Conventional adjuvant trials are considered inferior to MRD-driven adjuvant trials because conventional trials have a heterogenous patient population with a low relapse-event rate, study recruitment numbers are high and take more than 10 years to complete, and the escalation of standard-of-care therapy creates a risk for toxicity in patients who are cured by surgery.

"The traditional adjuvant trials are challenging because you need hundreds, if not thousands, of patients to adequately power these studies, and you need to follow-up patients for many years. These challenges largely arise from the fact that you’re dealing with a heterogeneous patient population, which includes some patients who are cured by surgery and some patients who have residual or metastatic disease, and you can’t differentiate between these populations," said Abbosh. "The promise of an MRD-driven adjuvant trial is that you can differentiate between these populations and you can conduct adjuvant trials in smaller, more relevant populations when you are only escalating treatment in patients who are destined to relapse from their disease."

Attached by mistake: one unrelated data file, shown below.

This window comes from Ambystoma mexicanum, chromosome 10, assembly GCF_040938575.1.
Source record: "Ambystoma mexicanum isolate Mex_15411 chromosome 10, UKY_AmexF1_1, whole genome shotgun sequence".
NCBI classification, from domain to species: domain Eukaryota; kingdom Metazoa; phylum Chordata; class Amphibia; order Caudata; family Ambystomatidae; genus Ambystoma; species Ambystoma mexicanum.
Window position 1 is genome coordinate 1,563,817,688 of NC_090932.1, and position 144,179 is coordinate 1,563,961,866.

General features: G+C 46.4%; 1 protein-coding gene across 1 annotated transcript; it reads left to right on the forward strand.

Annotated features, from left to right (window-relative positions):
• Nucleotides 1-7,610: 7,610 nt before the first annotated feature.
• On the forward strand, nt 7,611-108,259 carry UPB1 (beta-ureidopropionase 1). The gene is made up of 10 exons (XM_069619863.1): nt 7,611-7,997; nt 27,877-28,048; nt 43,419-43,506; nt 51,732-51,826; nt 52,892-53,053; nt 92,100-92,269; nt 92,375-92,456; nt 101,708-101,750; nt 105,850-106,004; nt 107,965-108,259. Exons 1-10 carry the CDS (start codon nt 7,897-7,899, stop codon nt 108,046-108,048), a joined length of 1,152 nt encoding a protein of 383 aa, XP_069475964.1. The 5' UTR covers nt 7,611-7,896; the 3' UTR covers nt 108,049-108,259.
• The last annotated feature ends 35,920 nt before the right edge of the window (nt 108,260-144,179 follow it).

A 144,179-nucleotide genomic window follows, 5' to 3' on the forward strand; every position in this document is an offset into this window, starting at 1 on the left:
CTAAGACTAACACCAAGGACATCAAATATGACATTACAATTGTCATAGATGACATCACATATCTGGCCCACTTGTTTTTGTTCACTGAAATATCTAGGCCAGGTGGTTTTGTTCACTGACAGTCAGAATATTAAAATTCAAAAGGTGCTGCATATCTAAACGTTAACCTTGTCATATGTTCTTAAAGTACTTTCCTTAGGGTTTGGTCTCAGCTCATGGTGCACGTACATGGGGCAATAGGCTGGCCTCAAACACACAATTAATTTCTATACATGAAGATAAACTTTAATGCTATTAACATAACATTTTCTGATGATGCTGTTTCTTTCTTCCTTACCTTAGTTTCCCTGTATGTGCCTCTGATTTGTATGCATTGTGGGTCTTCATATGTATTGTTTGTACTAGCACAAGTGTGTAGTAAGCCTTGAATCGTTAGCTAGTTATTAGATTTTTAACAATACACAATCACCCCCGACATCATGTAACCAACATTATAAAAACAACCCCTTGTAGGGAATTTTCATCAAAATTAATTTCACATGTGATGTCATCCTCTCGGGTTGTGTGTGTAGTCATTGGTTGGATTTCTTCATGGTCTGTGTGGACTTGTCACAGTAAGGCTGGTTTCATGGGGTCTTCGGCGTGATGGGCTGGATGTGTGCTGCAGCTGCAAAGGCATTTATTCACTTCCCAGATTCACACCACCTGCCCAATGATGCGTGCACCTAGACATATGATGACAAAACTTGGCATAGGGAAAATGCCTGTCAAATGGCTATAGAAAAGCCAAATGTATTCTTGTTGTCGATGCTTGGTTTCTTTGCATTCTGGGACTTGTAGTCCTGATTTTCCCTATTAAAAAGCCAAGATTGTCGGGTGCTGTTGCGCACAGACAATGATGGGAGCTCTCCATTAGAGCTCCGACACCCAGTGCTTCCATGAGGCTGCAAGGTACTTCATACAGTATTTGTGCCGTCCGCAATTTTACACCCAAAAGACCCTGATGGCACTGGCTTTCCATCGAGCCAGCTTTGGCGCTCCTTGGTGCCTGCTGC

Characteristics in MRD-driven trials that overcome the challenges of conventional adjuvant trials include low recruitment numbers, rapid read-out of study data, therapy escalation only in patients who are destined to relapse, and an opportunity to establish disease-free survival surrogates who are predicated on MRD clearance. This is achieved with the use of a novel MRD-caller which can calculate interlibrary aberrants to inform the MRD pool. Tri-nucleotide error rates were established from the library and the error rates were then used to answer the question of whether the MRD signal at the position of interest was higher than expected based on the background error collected in the library. When MRD signals are higher than expected, an MRD-caller is created.